Charles Dickens’s Fleet Street shows the links in his writing between the lawyers, who are still here, and the journalists who have now gone. Though the Art Deco former newspaper buildings now house other types of businesses, their exteriors have been preserved. Your Blue Badge guide can show you Dickens’s chair in his favourite Fleet Street pub, barely changed since his day. Enjoy a classic English pint over lunch before heading out to see other sites linked to Dickens in London. These include the writer’s former house, now a museum and Leadenhall Market, widely believed to be where Scrooge sent a boy on Christmas morning to buy a turkey in Dickens’s classic story A Christmas Carol.

Charles Dickens Museum London. Photo Credit: © Edwin Lerner.

Charles Dickens Museum in London. Photo Credit: © Edwin Lerner.

 

Investigate Sherlock Holmes’s London!
The real-life site of the fictional detective’s flat at 221b Baker Street became something of a tourist draw, so much so that the Abbey National Building Society, which occupied a building on that part of the street, used to employ a full-time secretary to answer mail addressed to Sherlock Holmes. Today you can visit a recreation of the flat in the Sherlock Holmes Museum, located in a townhouse at the address 221b Baker Street. There are plenty of other London sites related to detective stories. Your guide can also clear up various myths – for example, the phrase “Elementary My Dear Watson” probably came from an American newspaper. Holmes’s inventor Arthur Conan Doyle never quite used that exact phrase even though it appears in Sherlock Holmes’s films.

London: Sherlock Holmes Statue by John Doubleday at 4 Marylebone Road. Photo Credit: ©Glyn Jones.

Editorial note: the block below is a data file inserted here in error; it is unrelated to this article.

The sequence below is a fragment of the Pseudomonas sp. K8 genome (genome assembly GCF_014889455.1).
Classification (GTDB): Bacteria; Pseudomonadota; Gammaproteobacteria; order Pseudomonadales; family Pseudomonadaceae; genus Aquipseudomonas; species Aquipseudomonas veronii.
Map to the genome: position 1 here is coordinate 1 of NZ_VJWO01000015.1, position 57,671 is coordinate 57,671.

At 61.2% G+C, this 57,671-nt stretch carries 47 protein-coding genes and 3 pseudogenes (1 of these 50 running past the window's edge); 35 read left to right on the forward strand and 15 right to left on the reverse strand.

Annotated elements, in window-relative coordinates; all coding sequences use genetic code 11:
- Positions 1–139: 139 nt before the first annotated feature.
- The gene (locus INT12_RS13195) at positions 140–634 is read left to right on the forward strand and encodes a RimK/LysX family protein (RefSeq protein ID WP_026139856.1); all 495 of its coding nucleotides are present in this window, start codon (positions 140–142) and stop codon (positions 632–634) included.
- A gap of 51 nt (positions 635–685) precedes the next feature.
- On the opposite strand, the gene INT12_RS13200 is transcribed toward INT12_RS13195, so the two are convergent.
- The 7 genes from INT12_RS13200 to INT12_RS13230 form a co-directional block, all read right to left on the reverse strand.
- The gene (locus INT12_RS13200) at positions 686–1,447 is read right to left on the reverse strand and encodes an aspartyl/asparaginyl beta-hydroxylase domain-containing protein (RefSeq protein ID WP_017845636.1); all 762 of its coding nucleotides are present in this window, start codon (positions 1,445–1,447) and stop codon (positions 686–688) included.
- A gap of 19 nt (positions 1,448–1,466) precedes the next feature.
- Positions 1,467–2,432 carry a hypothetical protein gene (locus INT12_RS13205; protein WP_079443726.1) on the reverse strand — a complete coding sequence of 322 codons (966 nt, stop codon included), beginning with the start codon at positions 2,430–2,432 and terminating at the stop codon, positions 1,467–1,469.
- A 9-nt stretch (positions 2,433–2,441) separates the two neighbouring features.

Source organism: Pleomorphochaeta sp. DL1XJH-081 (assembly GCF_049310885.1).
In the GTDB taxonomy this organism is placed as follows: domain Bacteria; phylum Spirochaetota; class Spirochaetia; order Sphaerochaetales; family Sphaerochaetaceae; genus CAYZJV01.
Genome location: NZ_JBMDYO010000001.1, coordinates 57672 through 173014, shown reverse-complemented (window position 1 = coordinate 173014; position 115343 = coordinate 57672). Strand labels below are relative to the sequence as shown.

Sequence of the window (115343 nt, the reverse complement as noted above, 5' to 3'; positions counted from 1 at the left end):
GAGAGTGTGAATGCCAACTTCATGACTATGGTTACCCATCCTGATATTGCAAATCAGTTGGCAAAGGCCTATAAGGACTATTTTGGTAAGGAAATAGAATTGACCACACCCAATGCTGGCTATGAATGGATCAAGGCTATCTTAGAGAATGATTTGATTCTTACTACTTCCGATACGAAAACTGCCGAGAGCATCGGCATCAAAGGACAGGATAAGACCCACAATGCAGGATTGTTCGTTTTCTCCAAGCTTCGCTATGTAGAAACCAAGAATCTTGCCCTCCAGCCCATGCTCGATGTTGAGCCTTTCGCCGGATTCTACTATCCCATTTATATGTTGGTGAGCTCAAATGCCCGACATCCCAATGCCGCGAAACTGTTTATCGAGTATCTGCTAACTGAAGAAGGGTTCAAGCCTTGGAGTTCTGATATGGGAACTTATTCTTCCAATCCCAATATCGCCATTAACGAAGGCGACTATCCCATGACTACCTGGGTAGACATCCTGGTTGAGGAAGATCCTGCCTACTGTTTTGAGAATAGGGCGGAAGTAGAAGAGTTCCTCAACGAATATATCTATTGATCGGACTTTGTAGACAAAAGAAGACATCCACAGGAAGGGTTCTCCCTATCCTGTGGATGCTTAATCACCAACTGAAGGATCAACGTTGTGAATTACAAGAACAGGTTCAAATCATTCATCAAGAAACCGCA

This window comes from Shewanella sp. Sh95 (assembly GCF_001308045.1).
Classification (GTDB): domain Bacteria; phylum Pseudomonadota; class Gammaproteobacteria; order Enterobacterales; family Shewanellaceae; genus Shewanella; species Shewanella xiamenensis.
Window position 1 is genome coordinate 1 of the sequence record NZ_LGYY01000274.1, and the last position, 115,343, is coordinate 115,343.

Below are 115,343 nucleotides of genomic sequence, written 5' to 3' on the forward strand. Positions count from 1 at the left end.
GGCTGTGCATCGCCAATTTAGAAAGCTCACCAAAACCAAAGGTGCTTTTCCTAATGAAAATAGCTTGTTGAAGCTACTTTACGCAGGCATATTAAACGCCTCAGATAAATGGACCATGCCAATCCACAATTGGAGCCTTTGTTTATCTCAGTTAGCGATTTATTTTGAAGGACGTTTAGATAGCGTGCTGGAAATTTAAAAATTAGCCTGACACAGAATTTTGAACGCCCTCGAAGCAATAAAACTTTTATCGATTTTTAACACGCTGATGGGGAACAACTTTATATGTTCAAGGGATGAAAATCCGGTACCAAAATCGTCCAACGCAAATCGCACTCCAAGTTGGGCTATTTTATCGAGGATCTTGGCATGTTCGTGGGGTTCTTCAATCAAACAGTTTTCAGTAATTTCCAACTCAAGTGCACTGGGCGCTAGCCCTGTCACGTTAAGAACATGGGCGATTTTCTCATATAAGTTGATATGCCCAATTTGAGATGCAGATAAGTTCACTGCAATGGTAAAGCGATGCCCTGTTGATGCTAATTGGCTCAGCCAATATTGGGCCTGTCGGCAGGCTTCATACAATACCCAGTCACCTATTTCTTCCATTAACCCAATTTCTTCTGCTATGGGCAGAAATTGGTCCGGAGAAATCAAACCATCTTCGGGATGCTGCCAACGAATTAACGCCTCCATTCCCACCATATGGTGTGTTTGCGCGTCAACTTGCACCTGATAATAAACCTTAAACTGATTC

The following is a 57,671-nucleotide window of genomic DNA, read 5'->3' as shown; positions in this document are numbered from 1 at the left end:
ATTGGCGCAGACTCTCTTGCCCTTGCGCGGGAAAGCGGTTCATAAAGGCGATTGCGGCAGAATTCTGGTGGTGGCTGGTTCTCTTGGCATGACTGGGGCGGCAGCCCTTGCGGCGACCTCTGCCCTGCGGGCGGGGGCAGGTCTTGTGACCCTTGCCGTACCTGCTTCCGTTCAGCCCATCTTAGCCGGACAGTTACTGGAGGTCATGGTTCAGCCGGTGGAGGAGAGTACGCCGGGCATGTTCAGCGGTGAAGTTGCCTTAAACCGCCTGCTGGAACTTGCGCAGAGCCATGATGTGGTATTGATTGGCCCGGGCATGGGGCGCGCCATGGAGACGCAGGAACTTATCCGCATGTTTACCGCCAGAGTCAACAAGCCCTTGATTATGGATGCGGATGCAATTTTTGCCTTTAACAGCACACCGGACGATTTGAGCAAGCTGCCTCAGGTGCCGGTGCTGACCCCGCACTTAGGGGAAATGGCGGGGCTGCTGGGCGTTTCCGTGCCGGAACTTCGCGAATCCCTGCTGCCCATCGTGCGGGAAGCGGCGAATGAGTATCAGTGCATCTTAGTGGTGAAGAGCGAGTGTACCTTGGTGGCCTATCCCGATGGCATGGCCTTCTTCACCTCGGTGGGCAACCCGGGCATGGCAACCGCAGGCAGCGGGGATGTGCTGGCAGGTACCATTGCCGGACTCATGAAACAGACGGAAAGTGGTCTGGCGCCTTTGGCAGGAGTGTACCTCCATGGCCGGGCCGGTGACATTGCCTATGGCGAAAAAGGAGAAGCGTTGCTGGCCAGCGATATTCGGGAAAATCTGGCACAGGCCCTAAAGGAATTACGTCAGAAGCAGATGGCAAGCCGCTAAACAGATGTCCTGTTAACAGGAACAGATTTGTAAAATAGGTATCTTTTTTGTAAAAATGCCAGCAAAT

Sherlock Holmes statue by John Doubleday at 4 Marylebone Road in London. Photo Credit: © Glyn Jones.

 

Get ready to travel to J.K. Rowling’s Hogwarts
Start your Hogwarts Express trip at Platform 9 3/4 in busy Kings Cross station. There’s a spot in the station where you can choose a scarf in your preferred Hogwarts house colours and have your photo taken disappearing with your luggage trolley embedded in the wall. Your Blue Badge guide can lead you to the Platform 9 3/4 photo spot, which is accessible at all hours. You do not have to pay to take your own photographs, but you can only choose a scarf by having a professional photo done. The Harry Potter shop next door is a mecca for Hogwarts fans. Modelled on Ollivander’s wand emporium, it sells time turners, Horcruxes and Harry Potter games. Your guide will know the best times to visit the trolley spot and shop, when the queues are shortest, and can also lead you on a walk around the capital to see locations where scenes from the Blockbuster Harry Potter films were shot.

Harry Potter: Platform 9 3/4 at London's Kings Cross Station

Harry Potter: Platform 9 3/4 at London’s Kings Cross Station.

David Poyser

David enjoys working with families, as a Dad himself.

David produced, scripted, managed and Directed award-winning fact-based TV programmes for 20 years for the BBC, the other UK channels, NBC and Discovery – and he became a guide to share the TV Producer’s eye for making our complicated world accessible…